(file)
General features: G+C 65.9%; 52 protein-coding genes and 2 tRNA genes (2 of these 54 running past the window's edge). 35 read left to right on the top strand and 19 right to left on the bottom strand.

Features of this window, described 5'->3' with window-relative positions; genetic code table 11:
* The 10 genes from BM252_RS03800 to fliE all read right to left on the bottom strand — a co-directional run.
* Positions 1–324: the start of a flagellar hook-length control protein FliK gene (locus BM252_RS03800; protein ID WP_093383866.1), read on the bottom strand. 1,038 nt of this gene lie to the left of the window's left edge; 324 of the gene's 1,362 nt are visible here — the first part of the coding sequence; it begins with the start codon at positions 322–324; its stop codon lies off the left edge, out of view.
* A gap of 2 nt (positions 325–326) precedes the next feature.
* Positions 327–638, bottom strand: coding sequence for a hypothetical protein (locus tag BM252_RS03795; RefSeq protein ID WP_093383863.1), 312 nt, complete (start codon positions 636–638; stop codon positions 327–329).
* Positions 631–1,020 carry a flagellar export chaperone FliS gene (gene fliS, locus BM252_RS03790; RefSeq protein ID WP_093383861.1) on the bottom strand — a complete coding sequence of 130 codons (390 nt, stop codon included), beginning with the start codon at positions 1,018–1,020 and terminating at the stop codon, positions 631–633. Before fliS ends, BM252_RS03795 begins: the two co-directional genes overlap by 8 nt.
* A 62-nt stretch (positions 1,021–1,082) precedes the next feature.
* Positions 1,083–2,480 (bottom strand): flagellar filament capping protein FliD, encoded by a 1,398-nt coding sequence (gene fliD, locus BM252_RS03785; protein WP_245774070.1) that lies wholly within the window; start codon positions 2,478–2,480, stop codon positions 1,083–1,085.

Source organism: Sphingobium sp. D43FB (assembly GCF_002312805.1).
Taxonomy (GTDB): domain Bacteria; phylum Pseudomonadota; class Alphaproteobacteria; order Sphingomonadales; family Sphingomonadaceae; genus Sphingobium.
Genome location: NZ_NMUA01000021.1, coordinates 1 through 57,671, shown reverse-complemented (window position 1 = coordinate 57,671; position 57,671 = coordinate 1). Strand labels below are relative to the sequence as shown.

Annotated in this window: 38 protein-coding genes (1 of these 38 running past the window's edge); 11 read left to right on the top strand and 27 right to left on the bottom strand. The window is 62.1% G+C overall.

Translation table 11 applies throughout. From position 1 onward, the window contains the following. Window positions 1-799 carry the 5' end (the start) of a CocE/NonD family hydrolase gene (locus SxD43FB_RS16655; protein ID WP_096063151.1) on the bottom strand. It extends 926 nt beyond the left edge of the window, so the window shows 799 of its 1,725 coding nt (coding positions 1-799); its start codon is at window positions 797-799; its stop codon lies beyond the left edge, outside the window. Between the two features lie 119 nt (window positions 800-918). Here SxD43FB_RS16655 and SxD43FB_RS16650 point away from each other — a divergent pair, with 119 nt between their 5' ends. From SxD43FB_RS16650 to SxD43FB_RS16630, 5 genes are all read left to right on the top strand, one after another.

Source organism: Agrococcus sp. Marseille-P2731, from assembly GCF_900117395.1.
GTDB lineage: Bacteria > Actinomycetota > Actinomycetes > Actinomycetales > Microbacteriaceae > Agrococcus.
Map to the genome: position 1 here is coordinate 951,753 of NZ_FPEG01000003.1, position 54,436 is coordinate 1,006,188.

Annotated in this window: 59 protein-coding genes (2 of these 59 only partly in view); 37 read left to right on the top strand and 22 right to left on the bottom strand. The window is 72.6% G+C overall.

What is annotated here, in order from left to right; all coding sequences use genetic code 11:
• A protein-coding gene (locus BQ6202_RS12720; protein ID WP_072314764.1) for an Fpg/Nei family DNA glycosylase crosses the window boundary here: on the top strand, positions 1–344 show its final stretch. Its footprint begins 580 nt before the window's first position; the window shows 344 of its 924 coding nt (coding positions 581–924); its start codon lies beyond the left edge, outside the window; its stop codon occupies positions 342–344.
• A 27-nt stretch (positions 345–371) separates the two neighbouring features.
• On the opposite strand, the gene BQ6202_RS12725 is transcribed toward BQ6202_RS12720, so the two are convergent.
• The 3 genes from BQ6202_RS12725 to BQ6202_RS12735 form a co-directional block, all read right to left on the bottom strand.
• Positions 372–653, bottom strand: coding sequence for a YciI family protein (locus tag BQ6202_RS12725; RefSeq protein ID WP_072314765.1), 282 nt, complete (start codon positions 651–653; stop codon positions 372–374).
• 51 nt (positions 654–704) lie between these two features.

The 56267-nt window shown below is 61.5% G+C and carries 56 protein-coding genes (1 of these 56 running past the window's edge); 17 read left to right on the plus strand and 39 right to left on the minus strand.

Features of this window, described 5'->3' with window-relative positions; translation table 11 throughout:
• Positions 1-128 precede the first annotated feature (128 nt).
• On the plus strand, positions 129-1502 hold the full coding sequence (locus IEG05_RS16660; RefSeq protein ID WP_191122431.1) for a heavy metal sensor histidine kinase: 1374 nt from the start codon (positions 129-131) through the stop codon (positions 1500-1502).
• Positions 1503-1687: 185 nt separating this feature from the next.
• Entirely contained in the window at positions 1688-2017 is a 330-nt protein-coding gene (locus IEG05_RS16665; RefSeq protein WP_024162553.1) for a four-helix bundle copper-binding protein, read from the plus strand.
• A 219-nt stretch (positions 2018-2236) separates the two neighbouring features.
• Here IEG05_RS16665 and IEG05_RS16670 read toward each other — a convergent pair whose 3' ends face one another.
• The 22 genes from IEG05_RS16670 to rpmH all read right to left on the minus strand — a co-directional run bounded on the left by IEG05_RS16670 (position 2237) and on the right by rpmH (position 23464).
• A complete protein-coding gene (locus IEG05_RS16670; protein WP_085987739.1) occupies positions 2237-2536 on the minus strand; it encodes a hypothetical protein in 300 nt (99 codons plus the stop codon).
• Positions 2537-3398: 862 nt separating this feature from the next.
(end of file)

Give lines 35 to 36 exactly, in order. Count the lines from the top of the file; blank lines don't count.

• A complete protein-coding gene (locus IEG05_RS16670; protein WP_085987739.1) occupies positions 2237-2536 on the minus strand; it encodes a hypothetical protein in 300 nt (99 codons plus the stop codon).
• Positions 2537-3398: 862 nt separating this feature from the next.